Send a Blast, Kill a Hamster

Ah, hamsters. They're cute and cuddly, even when they're running on their squeaky wheels at 3 in the morning. You feed them and keep them safe, and everything's fine until the day somebody forgets to refill the water bottle over vacation. Bye-bye, little buddy.

Your email subscribers are like hamsters. They're less furry, perhaps, but they also react badly to mistreatment, like a pounding, constant stream of undifferentiated broadcast email messages.

Of course, you aren't deliberately trying to burn out your database or drive your subscribers away by over-mailing. But email messages drive revenue. The more email you send, the more money you make.

In the retail world, the average retail email marketer sends more than 200 broadcast messages annually, or four per week. And many are already sending five or six messages per week, a doubling of what they sent just a few years ago.

It's an ever-escalating tactic, like keeping your hamster running until it collapses in a panting little heap -- or until your customer unsubscribes, goes inactive or clicks the spam button to make the madness end.



The Hidden Cost of Over-Mailing

Even though these emails make money, they have a cost beyond the operational expense of hitting "send." The following hypothetical example is actually reality for many marketers:

  • Your database has 500,000 deliverable email addresses.
  • You send 200+ emails a year (roughly four a week, double at holidays).
  • Your unsub rate is 0.25% per send.
  • You lose 1,250 subscribers every time you send (the model assumes new subscribers are also being added to make the math work).
  • Multiplied by 200, that's 250,000 subscribers lost every year, not including those who go inactive or click the spam button.
  • That is half of your database gone. Ouch.

That's not the only cost. Who are these unsubscribers? Some are unengaged or non-buyers. But, run their names through your ecommerce database, and you could find that you're driving away some regular customers. But all of them were potential customers, and you may have driven them away, never to buy from you.

Maybe some of them are buying in different channels -- your mobile app, your catalogs, in your retail stores -- but do you really want to drive your best customers away from your best direct channel and the influence in buying cycle that email offers?

Behavior Marketing Automation: Three-Part Strategy

So what’s the answer? Add a layer of behavior-driven automated emails to a basic broadcast program in order to get as close to a "segment of one" marketing model. Below are the three essential factors that make up an effective behavior-based program:

1.  Behavior:  Instead of running your email program by the calendar, your messages are sent to individuals based on their behavior or lack of behavior.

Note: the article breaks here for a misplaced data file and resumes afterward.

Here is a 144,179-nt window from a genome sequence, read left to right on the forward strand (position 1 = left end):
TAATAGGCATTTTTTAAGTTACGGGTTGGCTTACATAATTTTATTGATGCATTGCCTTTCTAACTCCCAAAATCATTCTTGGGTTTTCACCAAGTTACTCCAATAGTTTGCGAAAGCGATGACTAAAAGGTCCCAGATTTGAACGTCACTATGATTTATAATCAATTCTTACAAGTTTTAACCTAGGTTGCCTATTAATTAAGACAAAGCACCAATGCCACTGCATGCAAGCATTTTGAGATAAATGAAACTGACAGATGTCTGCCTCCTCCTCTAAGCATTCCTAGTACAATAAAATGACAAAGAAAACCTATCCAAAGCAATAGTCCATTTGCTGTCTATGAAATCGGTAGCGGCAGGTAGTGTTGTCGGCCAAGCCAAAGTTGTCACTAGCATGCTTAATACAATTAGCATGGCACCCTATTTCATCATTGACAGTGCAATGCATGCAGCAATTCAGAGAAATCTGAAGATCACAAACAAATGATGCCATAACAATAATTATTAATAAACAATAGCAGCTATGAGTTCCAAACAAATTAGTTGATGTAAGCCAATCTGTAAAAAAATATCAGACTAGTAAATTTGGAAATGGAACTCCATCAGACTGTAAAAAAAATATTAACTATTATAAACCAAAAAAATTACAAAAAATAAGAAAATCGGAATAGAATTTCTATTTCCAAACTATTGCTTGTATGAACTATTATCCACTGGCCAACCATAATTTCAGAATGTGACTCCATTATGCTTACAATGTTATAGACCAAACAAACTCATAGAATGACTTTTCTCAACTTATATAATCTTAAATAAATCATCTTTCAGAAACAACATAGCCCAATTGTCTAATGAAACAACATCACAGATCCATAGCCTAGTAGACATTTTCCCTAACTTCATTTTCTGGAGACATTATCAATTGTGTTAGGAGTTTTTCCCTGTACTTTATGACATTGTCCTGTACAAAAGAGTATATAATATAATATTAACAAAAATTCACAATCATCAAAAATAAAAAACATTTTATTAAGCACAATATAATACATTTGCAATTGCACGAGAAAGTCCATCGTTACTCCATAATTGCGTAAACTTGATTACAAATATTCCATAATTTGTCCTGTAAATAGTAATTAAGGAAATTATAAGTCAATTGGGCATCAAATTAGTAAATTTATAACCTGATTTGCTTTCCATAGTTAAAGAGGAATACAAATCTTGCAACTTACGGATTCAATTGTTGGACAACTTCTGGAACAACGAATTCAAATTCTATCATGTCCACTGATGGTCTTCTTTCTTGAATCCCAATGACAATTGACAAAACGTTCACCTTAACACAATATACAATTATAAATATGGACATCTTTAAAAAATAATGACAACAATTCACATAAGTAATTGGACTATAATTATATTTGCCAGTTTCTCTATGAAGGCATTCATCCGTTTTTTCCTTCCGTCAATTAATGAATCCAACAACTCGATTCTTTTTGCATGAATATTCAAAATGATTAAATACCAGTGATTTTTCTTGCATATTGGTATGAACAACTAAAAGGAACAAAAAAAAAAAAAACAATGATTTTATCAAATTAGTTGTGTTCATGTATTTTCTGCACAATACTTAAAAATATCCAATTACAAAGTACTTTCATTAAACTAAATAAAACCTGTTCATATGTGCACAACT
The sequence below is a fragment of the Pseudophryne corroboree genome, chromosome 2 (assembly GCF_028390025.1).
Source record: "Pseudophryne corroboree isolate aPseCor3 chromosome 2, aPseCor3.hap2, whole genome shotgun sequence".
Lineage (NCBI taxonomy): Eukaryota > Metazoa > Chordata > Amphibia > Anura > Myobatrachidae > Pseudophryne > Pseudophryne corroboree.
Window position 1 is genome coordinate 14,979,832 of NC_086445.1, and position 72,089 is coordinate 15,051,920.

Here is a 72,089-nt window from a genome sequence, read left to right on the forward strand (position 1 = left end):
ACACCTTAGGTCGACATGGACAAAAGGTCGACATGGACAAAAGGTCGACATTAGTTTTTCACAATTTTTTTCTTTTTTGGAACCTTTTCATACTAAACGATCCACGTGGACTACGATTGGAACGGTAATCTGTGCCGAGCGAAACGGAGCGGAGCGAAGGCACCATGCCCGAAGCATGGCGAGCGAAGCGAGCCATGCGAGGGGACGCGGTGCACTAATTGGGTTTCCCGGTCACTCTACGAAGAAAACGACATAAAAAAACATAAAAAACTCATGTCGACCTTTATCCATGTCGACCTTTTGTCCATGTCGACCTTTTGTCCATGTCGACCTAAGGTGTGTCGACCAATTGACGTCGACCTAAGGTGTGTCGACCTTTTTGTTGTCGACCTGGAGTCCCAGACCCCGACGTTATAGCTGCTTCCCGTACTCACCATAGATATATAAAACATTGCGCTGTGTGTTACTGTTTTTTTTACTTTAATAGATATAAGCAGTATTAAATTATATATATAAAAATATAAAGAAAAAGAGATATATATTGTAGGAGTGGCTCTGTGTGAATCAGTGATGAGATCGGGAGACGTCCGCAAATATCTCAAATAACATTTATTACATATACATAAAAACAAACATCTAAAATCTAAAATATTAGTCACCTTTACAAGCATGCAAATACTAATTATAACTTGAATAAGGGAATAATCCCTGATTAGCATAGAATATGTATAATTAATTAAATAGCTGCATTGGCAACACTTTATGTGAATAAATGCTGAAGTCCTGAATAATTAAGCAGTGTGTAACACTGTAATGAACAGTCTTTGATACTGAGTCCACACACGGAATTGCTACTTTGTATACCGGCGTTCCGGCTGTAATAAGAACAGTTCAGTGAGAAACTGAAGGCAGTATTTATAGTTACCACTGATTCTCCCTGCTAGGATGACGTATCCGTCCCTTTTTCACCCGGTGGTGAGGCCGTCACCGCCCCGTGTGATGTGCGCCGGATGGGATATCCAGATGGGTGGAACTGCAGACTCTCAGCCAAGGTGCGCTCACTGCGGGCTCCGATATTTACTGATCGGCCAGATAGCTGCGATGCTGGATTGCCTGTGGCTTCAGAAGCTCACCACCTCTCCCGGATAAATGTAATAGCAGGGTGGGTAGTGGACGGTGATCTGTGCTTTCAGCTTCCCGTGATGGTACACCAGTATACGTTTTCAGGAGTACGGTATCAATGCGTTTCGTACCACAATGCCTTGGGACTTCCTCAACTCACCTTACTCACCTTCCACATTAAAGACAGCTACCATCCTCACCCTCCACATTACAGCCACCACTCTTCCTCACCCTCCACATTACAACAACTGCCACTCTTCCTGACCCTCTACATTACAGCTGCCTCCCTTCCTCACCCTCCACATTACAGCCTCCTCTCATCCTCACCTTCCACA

2. Automation: Automation allows you to achieve the scale necessary to ramp up your email program from several manual, broadcast messages sent each week to dozens of behavior-driven messages sent each day.

3. Real-time messaging:  This ensures you reach customers when they're most engaged and likely to purchase or take the desired action, minutes after they buy or abandon a cart, or as soon as you need to contact them about a download or order.

Centralized Marketing Data is Key

Moving to a centralized marketing database is an essential aspect of transitioning to an email program based on behavior and real-time automation. You must break down barriers among traditionally isolated databases owned by multiple departments and bring all this data together into a single database.

What's the payoff for making what could be substantial technical, organizational and procedural changes? Incremental revenue. While small per message, it becomes a significant percentage of your revenue from email as you scale the number of automated messages, which often have off-the-charts conversion rates.

Messages that go out, automatically: something that can help you get off your own hamster wheel.

Until next time, take it up a notch!

4 comments about "Send a Blast, Kill a Hamster ".
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  1. Pete Austin from Fresh Relevance, March 20, 2014 at 12:08 p.m.

    I'm guessing this was written to win a bet? For readers who prefer hamsters to email, here's a recreation of their famous dance:

  2. Loren McDonald from IBM Marketing Cloud, March 20, 2014 at 5:31 p.m.

    No bet. Was based on my recent keynote presentation at eTail.

  3. ryan anderson from The Clymb, March 20, 2014 at 5:47 p.m.

    Great email Loren. I might have to use this analogy verbatim at a marketing meeting next week.


  4. Jim Ducharme from eDataSource, March 21, 2014 at 7:24 a.m.

    Won't somebody please think of the hamsters!

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